“The idea that man and nature are opposed is slightly misleading – we are nature. We came from nature and nature is constantly in evolution. It is something we should welcome. If it does create environmental problems, we will find a solution. We are human beings. Nature forgets to give us wings, so we invent the aeroplane. Human beings at their best are discovering nature’s bounty. We control it and change it to meet human ends.”
This a romantic notion of nature anthropomorphized as a benevolent, but somewhat unintelligent, most probably female, figure for mankind to use, to guide and to fill in her mistakes. Man as the divinely ordained ruler of the Earth. Have we not seen this narrative before? Has Lewis forgotten how the story ends in obesity and oil spills? Call me a hippy, but I thought we had graduated from such blatantly egoistical speciesism.
One would hope that humans would learn from their mistakes. If we assume, that we have indeed changed in some essential way, being more cautious of the impact of our actions, and being more reflective about our place in the world as humans, discarding the real narcissism of thinking the earth was made for us to use, do not seem like regressive transformations of humanity.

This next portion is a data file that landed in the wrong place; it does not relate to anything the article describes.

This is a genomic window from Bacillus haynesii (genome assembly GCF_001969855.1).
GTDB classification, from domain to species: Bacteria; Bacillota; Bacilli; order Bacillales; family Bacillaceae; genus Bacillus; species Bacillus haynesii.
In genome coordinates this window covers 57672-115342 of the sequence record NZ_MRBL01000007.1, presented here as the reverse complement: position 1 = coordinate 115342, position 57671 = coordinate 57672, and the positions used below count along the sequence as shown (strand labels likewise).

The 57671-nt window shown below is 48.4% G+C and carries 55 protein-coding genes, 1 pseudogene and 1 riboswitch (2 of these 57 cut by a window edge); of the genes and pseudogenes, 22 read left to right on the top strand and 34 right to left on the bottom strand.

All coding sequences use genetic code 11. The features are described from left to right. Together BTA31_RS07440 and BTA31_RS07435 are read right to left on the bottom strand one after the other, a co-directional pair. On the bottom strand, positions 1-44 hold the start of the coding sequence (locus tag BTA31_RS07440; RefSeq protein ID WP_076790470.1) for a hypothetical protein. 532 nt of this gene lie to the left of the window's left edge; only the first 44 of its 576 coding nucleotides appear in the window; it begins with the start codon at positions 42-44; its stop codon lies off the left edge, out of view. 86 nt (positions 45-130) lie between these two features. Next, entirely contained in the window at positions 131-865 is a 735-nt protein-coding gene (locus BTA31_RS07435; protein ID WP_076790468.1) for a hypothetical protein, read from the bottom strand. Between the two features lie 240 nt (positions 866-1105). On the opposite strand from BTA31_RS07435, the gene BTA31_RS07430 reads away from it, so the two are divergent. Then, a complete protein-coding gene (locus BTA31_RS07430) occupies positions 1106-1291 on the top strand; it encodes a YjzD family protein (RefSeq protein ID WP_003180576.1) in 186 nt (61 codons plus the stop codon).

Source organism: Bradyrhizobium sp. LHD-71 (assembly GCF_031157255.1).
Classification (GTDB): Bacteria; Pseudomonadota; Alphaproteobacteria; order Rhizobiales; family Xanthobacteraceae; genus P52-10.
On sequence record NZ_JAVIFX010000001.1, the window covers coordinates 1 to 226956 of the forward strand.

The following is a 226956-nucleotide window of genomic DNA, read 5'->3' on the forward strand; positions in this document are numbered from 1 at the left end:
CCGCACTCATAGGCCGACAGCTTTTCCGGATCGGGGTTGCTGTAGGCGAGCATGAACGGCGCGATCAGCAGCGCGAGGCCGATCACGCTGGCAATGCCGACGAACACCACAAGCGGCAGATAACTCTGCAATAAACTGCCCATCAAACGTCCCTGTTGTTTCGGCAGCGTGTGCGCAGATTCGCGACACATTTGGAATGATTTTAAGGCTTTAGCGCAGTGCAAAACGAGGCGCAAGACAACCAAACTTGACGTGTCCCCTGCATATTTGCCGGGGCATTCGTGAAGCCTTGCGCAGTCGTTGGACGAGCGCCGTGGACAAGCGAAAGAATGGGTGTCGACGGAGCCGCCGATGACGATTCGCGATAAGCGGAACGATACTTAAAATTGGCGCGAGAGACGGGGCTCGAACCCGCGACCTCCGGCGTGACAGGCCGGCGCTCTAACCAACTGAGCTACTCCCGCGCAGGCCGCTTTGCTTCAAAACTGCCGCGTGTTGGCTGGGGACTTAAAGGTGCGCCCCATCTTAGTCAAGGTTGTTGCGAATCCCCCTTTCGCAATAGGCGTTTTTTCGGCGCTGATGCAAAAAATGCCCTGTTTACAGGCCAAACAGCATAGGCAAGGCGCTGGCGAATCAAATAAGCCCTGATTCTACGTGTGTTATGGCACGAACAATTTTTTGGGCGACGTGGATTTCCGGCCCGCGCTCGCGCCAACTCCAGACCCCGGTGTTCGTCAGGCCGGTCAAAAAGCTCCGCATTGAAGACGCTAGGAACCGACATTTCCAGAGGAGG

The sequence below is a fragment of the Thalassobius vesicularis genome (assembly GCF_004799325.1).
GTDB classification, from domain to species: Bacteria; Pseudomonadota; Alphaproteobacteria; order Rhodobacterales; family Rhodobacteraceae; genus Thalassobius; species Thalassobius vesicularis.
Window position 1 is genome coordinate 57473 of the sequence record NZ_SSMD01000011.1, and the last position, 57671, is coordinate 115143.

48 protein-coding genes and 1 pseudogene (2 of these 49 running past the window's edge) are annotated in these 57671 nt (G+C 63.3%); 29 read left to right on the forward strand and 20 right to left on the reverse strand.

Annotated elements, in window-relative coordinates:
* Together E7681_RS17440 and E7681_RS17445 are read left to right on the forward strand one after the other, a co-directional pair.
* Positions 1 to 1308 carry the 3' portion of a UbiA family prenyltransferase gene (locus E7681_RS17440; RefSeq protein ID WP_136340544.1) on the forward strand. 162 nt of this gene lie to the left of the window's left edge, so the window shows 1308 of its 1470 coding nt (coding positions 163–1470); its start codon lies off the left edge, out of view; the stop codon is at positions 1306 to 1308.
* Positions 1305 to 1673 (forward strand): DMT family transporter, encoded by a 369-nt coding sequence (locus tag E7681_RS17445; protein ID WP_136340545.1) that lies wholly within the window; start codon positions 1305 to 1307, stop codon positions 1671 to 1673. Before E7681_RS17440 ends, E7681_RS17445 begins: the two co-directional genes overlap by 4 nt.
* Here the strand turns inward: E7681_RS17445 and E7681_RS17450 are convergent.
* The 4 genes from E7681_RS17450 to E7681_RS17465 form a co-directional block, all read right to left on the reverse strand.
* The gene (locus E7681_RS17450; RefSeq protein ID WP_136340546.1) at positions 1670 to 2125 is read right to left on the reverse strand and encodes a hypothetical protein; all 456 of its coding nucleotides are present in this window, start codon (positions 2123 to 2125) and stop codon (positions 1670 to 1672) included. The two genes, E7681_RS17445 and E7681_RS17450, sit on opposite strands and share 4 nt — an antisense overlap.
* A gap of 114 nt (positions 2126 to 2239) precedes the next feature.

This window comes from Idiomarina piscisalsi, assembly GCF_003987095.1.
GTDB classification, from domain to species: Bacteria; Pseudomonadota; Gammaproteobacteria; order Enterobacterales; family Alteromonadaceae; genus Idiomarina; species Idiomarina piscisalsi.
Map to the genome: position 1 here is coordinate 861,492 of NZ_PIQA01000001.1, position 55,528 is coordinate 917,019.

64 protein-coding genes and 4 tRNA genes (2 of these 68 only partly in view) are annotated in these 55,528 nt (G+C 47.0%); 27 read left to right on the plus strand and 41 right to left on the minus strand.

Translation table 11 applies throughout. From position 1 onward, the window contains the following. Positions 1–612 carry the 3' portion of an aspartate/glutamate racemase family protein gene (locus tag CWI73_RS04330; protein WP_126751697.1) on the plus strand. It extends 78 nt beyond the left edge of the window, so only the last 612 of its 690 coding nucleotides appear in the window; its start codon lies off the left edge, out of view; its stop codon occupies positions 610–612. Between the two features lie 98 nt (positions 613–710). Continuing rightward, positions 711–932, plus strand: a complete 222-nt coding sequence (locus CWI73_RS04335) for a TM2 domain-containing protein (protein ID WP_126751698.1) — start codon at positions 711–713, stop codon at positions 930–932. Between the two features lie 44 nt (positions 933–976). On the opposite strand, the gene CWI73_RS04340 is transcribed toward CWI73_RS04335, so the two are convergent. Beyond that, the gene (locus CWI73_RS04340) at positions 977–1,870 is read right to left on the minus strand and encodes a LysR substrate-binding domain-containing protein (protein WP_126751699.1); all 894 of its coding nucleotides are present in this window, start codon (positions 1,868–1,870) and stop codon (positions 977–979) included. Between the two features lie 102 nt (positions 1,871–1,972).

Therein lies the ultimate contradiction in what Lewis speaks about. If we have become aware about the consequences of our actions, and begun to think in ways that extend beyond our own identities, are we not becoming in fact less narcissistic as a species?
If we worry that our society is designed to favour inventions that subjugate, oppress, and annihilate while ignoring those that will, say, eradicate world hunger, it would not be without reason.
If we worry that we as humans are susceptible to self-absorption on a scale far more damaging than our self-posturing on Facebook, we have become more ‘human’ than any generation before us. If we have learned to empathize with the ‘other’ and make their problems our own then we have certainly evolved the meaning of humanity in a way that is far more awe-inspiring than if we had all ridden to class on our jet-packs.
This article by Polis intern, Sana Ali
Polis Media Agenda Talks are every Tuesday at 5pm and are free and open to the public – details here